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Dominic Gwinn

Not even my morning pot of dark roast could recharge me more than reading that Robert McCulloch's 28-year run as prosecutor for St. Louis County, Missouri, ended after Wesley Bell beat him like a pinata in the Democratic primary last night. McCullough is most known for giving Ferguson police officer Darren Wilson a pat on the head and a lollipop after he shot and killed Michael Brown, armed with blackness, in 2014. He behaved more like Wilson's defense attorney than a prosecutor. McCullough tanked the grand jury proceedings so completely it was no wonder they declined to indict. Worst of all, he likely lit the fuse that led to the weeks of unrest in Ferguson after he announced the grand jury's decision at the worst possible moment and lectured the true villains of social media and the "news cycle" that struck him as curiously obsessed with seeking justice for a teenager shot dead and left to rot in the middle of the street.

Bell, a Ferguson city councilman, admitted even some of his friends didn't think he could unseat McCullough, but once the votes were counted, Bell, 43, had smoked McCullough, 67, by a whopping 13 point margin. All I can say is it feels good.


Back when we had a department resembling justice, it released a report on the policing in Ferguson. Spoiler Alert: It was racist and the mostly black residents were terrorized and used as a perpetual revenue-generating machine. Put up a few roller coasters and you'd have a racist Disney World.

This is why Bell's victory is a major event. He's running unopposed in November, so he's certain to become the next St. Louis prosecutor. He's also black, but so is Candace Owens. What matters is that Bell plans to make some changes.

"People say, 'well you shocked the world.' No. We shocked the world," Bell said to a crowd of supporters Tuesday night.

Bell said, "I don't believe in campaign promises. I believe in promises. So when we say we are going to expand diversionary programs, it's going to happen. When we say we are going to reform the cash bail program, it's going to happen."

Bell's campaign website boasts a lot of initiatives that folks are inspired to support after seeing Ava DuVernay's documentary 13. Check this out.

Wesley Bell will decline to prosecute cases forwarded by the police that lack support by sufficient and legally obtained evidence, and promises not to "over-charge" in order to force guilty pleas.

Wesley will push for more proactive, intelligence-based, community policing and will focus prosecutorial resources to focus on the most serious crimes, including sexual assault, human trafficking, and murder.

Wesley will fundamentally change the culture of the St. Louis County Prosecutor's office to a data-driven, restorative model of justice, that seeks alternatives to incarceration.

Bell vows to also never seek the death penalty and to "resist" and fight Donald Trump's anti-immigration agenda.

media.giphy.com

St. Louis is majority black. Ferguson even more so. There was a hateful irony in the fact that a demographic majority lived under such "oppressive and abusive" conditions. Now the county has someone who will truly represent them and actively demonstrate that "black lives matter." Bell and McCullough are both the sons of police officers, and Bell is definitely someone who doesn't view the police as an occupying force but neither does he share Wilson's contempt for the residents. Bell as prosecutor could dramatically improve the lives of most who live there, who might just breathe a little easier when encountering the police. This is the revolt that the FOX News crowd snidely argued should happen instead of "riots," but an uprising at the ballot box probably terrifies them a lot more than a torched CVS.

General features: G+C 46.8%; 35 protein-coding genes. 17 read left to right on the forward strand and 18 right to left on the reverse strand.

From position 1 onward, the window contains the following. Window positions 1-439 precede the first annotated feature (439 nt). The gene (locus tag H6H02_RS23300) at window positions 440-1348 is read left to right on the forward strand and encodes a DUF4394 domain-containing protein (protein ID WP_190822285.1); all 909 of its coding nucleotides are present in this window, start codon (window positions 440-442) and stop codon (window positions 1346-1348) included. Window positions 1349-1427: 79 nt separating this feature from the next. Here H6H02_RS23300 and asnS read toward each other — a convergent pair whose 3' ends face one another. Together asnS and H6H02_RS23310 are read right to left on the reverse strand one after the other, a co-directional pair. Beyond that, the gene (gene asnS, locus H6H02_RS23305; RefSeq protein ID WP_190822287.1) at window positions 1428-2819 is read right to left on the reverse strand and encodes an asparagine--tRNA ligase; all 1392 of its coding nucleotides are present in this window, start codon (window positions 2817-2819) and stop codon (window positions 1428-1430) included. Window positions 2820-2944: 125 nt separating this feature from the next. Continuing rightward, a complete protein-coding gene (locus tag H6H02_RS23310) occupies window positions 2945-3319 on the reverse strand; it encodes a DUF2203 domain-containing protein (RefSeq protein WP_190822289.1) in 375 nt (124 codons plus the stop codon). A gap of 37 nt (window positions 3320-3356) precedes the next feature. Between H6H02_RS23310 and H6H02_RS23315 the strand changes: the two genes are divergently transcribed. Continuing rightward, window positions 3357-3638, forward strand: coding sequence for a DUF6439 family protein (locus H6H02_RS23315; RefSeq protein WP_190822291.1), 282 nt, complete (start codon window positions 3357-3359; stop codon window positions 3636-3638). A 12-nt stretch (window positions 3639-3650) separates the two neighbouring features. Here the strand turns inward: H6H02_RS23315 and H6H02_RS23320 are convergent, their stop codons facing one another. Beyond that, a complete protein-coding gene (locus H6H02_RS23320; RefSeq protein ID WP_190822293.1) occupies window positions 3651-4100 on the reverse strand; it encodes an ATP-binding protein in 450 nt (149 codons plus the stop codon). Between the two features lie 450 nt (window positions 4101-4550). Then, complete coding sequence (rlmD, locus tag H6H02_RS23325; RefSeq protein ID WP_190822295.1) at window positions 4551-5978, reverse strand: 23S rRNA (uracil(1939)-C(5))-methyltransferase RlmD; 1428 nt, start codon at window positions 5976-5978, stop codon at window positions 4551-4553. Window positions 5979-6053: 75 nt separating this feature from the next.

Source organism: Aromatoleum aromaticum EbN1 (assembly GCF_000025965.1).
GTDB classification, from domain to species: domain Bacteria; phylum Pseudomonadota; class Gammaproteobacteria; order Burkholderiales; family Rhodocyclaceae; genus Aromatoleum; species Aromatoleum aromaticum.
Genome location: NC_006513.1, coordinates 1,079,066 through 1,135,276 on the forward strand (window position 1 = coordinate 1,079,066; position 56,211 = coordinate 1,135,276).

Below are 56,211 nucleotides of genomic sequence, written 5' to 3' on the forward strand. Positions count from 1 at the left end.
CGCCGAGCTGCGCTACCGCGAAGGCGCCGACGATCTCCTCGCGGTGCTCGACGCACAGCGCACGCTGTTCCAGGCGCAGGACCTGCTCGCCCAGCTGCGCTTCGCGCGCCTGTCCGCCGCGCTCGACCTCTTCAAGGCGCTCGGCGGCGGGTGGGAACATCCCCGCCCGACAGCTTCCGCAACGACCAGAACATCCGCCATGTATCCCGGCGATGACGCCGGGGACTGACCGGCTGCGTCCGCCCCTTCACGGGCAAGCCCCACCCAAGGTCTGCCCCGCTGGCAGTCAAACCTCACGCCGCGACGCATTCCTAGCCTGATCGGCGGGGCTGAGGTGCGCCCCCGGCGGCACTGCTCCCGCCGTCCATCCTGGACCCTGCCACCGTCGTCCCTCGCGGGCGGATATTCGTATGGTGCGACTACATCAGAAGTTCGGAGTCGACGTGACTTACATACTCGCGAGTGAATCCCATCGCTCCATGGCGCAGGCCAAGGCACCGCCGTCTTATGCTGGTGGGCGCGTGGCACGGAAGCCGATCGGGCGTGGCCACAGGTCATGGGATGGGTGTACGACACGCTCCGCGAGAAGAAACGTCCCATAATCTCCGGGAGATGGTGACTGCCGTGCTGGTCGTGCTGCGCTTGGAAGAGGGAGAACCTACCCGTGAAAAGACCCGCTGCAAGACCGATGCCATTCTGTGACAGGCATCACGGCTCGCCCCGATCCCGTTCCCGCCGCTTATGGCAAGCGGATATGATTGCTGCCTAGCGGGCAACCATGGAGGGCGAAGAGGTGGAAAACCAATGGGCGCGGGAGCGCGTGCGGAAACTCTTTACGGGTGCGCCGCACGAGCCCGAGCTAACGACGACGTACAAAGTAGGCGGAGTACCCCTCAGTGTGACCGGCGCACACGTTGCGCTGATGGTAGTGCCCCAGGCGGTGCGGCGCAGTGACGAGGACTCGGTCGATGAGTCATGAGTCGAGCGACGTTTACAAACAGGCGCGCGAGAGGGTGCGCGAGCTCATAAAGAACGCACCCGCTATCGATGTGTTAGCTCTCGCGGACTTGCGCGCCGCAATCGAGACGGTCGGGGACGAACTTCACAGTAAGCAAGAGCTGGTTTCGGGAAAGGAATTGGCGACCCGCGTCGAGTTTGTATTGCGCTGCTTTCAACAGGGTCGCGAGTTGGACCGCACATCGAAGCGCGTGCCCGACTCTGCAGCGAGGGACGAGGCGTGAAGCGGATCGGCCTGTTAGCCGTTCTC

Bell's upset win reminds me of Alexandria Ocasio-Cortez, who recently prevailed over Joe Crowley (who I should stress is neither repulsive nor racist-killer-enabling). Both won races that people paid to pontificate about these things thought were beyond their reach. The skepticism was less a lack of faith in the insurgent candidates but perhaps too much faith in the invincibility of the establishment.

Political observers gave Bell little chance, saying that McCulloch's 28 years in office and fundraising advantage made it nearly impossible for Bell to win.

"I'm in total disbelief," St. Louis University political science professor Ken Warren said late Tuesday. Warren had predicted McCulloch would cruise to an eighth straight term, given his tenure.

"Obviously Ferguson defined this election," Warren said. "Bell made his name through Ferguson, and [McCulloch] tarnished his name through his handling of Ferguson."

Bell acknowledged in an interview that Ferguson inspired him to run for office. "Out of tragedy comes opportunity," he said. This is very true and I join black people across the nation in celebrating this opportunity and Bell's well-earned victory.

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Stephen Robinson

Stephen Robinson is a writer and social kibbitzer based in Portland, Oregon. He recently fled Seattle, where he did theatre work for Book-It Rep and Cafe Nordo.

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